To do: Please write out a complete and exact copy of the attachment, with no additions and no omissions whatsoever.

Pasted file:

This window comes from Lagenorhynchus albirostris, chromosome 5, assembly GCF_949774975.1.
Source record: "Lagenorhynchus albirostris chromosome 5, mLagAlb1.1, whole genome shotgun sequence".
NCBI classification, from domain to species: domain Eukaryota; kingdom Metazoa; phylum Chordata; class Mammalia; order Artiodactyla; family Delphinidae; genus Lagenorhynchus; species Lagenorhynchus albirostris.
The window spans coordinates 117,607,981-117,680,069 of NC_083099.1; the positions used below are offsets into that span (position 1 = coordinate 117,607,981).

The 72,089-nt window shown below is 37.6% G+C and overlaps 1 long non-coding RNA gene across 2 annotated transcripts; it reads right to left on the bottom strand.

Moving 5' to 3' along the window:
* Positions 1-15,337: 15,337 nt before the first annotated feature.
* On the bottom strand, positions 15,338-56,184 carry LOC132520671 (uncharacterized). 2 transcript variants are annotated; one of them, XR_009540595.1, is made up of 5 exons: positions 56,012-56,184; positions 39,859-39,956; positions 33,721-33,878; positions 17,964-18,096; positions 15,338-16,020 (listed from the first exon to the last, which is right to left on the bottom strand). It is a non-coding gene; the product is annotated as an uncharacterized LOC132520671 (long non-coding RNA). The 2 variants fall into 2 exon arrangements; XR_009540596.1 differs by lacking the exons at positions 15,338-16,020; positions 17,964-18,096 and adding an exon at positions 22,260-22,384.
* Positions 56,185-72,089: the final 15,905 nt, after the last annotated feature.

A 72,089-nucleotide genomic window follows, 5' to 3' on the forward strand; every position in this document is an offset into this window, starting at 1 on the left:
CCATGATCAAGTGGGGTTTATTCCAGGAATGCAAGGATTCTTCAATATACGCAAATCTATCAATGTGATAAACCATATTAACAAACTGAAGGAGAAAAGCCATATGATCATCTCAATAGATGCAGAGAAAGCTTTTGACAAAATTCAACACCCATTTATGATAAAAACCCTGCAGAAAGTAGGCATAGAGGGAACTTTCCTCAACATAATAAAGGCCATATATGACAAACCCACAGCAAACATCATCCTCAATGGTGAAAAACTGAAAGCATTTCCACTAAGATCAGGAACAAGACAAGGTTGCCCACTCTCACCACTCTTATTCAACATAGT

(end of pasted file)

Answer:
This window comes from Lagenorhynchus albirostris, chromosome 5, assembly GCF_949774975.1.
Source record: "Lagenorhynchus albirostris chromosome 5, mLagAlb1.1, whole genome shotgun sequence".
NCBI classification, from domain to species: domain Eukaryota; kingdom Metazoa; phylum Chordata; class Mammalia; order Artiodactyla; family Delphinidae; genus Lagenorhynchus; species Lagenorhynchus albirostris.
The window spans coordinates 117,607,981-117,680,069 of NC_083099.1; the positions used below are offsets into that span (position 1 = coordinate 117,607,981).

The 72,089-nt window shown below is 37.6% G+C and overlaps 1 long non-coding RNA gene across 2 annotated transcripts; it reads right to left on the bottom strand.

Moving 5' to 3' along the window:
* Positions 1-15,337: 15,337 nt before the first annotated feature.
* On the bottom strand, positions 15,338-56,184 carry LOC132520671 (uncharacterized). 2 transcript variants are annotated; one of them, XR_009540595.1, is made up of 5 exons: positions 56,012-56,184; positions 39,859-39,956; positions 33,721-33,878; positions 17,964-18,096; positions 15,338-16,020 (listed from the first exon to the last, which is right to left on the bottom strand). It is a non-coding gene; the product is annotated as an uncharacterized LOC132520671 (long non-coding RNA). The 2 variants fall into 2 exon arrangements; XR_009540596.1 differs by lacking the exons at positions 15,338-16,020; positions 17,964-18,096 and adding an exon at positions 22,260-22,384.
* Positions 56,185-72,089: the final 15,905 nt, after the last annotated feature.

A 72,089-nucleotide genomic window follows, 5' to 3' on the forward strand; every position in this document is an offset into this window, starting at 1 on the left:
CCATGATCAAGTGGGGTTTATTCCAGGAATGCAAGGATTCTTCAATATACGCAAATCTATCAATGTGATAAACCATATTAACAAACTGAAGGAGAAAAGCCATATGATCATCTCAATAGATGCAGAGAAAGCTTTTGACAAAATTCAACACCCATTTATGATAAAAACCCTGCAGAAAGTAGGCATAGAGGGAACTTTCCTCAACATAATAAAGGCCATATATGACAAACCCACAGCAAACATCATCCTCAATGGTGAAAAACTGAAAGCATTTCCACTAAGATCAGGAACAAGACAAGGTTGCCCACTCTCACCACTCTTATTCAACATAGT